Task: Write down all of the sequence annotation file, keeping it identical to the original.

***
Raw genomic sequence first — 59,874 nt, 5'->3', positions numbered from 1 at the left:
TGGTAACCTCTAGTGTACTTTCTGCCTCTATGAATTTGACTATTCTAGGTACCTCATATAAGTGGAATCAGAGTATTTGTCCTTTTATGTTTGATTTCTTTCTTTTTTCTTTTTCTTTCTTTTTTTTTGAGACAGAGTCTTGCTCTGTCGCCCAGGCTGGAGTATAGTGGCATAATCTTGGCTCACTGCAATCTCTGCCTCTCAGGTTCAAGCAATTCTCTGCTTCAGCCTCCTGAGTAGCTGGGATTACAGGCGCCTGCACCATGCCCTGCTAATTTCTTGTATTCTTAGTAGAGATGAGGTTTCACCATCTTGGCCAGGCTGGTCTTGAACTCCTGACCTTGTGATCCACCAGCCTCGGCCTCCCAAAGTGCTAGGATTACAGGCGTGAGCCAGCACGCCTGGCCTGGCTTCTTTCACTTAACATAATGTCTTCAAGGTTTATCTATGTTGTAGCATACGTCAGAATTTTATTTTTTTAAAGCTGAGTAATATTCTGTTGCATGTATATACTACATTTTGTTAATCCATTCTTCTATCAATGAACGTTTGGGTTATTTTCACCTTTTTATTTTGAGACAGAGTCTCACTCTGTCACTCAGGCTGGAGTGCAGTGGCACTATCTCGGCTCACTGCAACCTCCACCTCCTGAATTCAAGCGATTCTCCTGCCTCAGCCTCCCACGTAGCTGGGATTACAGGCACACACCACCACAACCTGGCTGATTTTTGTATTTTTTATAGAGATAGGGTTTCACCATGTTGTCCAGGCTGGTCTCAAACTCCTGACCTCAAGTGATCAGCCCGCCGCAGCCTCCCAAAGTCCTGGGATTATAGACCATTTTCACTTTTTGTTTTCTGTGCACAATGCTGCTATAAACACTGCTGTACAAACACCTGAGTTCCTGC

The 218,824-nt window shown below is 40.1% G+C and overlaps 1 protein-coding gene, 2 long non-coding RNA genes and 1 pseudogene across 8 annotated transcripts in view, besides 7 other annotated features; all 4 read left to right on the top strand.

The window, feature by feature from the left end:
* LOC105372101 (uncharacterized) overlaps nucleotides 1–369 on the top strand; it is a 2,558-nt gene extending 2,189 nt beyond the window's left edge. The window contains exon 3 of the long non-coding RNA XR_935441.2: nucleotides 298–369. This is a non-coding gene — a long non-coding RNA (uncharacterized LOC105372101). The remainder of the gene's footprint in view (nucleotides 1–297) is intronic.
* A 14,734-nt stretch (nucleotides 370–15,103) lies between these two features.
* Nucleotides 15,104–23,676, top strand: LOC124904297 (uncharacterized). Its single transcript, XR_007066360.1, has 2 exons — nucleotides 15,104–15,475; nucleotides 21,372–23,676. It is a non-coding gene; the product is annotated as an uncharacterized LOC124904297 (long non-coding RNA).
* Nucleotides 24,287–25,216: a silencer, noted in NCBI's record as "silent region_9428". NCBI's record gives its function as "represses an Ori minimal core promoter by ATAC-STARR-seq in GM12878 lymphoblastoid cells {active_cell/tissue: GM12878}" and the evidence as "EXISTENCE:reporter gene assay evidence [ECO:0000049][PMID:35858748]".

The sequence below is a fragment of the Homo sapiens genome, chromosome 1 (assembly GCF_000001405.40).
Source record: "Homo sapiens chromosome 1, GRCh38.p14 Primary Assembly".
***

Raw genomic sequence first — 59,874 nt, 5'->3', positions numbered from 1 at the left:
TGGTAACCTCTAGTGTACTTTCTGCCTCTATGAATTTGACTATTCTAGGTACCTCATATAAGTGGAATCAGAGTATTTGTCCTTTTATGTTTGATTTCTTTCTTTTTTCTTTTTCTTTCTTTTTTTTTGAGACAGAGTCTTGCTCTGTCGCCCAGGCTGGAGTATAGTGGCATAATCTTGGCTCACTGCAATCTCTGCCTCTCAGGTTCAAGCAATTCTCTGCTTCAGCCTCCTGAGTAGCTGGGATTACAGGCGCCTGCACCATGCCCTGCTAATTTCTTGTATTCTTAGTAGAGATGAGGTTTCACCATCTTGGCCAGGCTGGTCTTGAACTCCTGACCTTGTGATCCACCAGCCTCGGCCTCCCAAAGTGCTAGGATTACAGGCGTGAGCCAGCACGCCTGGCCTGGCTTCTTTCACTTAACATAATGTCTTCAAGGTTTATCTATGTTGTAGCATACGTCAGAATTTTATTTTTTTAAAGCTGAGTAATATTCTGTTGCATGTATATACTACATTTTGTTAATCCATTCTTCTATCAATGAACGTTTGGGTTATTTTCACCTTTTTATTTTGAGACAGAGTCTCACTCTGTCACTCAGGCTGGAGTGCAGTGGCACTATCTCGGCTCACTGCAACCTCCACCTCCTGAATTCAAGCGATTCTCCTGCCTCAGCCTCCCACGTAGCTGGGATTACAGGCACACACCACCACAACCTGGCTGATTTTTGTATTTTTTATAGAGATAGGGTTTCACCATGTTGTCCAGGCTGGTCTCAAACTCCTGACCTCAAGTGATCAGCCCGCCGCAGCCTCCCAAAGTCCTGGGATTATAGACCATTTTCACTTTTTGTTTTCTGTGCACAATGCTGCTATAAACACTGCTGTACAAACACCTGAGTTCCTGC

The 218,824-nt window shown below is 40.1% G+C and overlaps 1 protein-coding gene, 2 long non-coding RNA genes and 1 pseudogene across 8 annotated transcripts in view, besides 7 other annotated features; all 4 read left to right on the top strand.

The window, feature by feature from the left end:
* LOC105372101 (uncharacterized) overlaps nucleotides 1–369 on the top strand; it is a 2,558-nt gene extending 2,189 nt beyond the window's left edge. The window contains exon 3 of the long non-coding RNA XR_935441.2: nucleotides 298–369. This is a non-coding gene — a long non-coding RNA (uncharacterized LOC105372101). The remainder of the gene's footprint in view (nucleotides 1–297) is intronic.
* A 14,734-nt stretch (nucleotides 370–15,103) lies between these two features.
* Nucleotides 15,104–23,676, top strand: LOC124904297 (uncharacterized). Its single transcript, XR_007066360.1, has 2 exons — nucleotides 15,104–15,475; nucleotides 21,372–23,676. It is a non-coding gene; the product is annotated as an uncharacterized LOC124904297 (long non-coding RNA).
* Nucleotides 24,287–25,216: a silencer, noted in NCBI's record as "silent region_9428". NCBI's record gives its function as "represses an Ori minimal core promoter by ATAC-STARR-seq in GM12878 lymphoblastoid cells {active_cell/tissue: GM12878}" and the evidence as "EXISTENCE:reporter gene assay evidence [ECO:0000049][PMID:35858748]".

The sequence below is a fragment of the Homo sapiens genome, chromosome 1 (assembly GCF_000001405.40).
Source record: "Homo sapiens chromosome 1, GRCh38.p14 Primary Assembly".